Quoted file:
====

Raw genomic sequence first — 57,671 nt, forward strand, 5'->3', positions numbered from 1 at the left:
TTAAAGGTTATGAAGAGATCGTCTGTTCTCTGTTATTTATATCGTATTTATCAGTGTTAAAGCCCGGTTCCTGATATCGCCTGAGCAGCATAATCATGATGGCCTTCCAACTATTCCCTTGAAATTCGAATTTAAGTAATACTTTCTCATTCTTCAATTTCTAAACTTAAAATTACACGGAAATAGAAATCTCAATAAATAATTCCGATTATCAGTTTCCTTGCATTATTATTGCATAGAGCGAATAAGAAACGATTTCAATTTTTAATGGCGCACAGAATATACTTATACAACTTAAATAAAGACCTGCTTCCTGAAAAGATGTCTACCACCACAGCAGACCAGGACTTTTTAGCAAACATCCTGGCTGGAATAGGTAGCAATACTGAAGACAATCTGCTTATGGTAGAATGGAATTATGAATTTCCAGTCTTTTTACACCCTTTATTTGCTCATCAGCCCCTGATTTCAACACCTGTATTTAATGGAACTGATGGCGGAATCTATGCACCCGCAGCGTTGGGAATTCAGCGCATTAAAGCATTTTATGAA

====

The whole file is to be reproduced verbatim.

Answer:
Raw genomic sequence first — 57,671 nt, forward strand, 5'->3', positions numbered from 1 at the left:
TTAAAGGTTATGAAGAGATCGTCTGTTCTCTGTTATTTATATCGTATTTATCAGTGTTAAAGCCCGGTTCCTGATATCGCCTGAGCAGCATAATCATGATGGCCTTCCAACTATTCCCTTGAAATTCGAATTTAAGTAATACTTTCTCATTCTTCAATTTCTAAACTTAAAATTACACGGAAATAGAAATCTCAATAAATAATTCCGATTATCAGTTTCCTTGCATTATTATTGCATAGAGCGAATAAGAAACGATTTCAATTTTTAATGGCGCACAGAATATACTTATACAACTTAAATAAAGACCTGCTTCCTGAAAAGATGTCTACCACCACAGCAGACCAGGACTTTTTAGCAAACATCCTGGCTGGAATAGGTAGCAATACTGAAGACAATCTGCTTATGGTAGAATGGAATTATGAATTTCCAGTCTTTTTACACCCTTTATTTGCTCATCAGCCCCTGATTTCAACACCTGTATTTAATGGAACTGATGGCGGAATCTATGCACCCGCAGCGTTGGGAATTCAGCGCATTAAAGCATTTTATGAA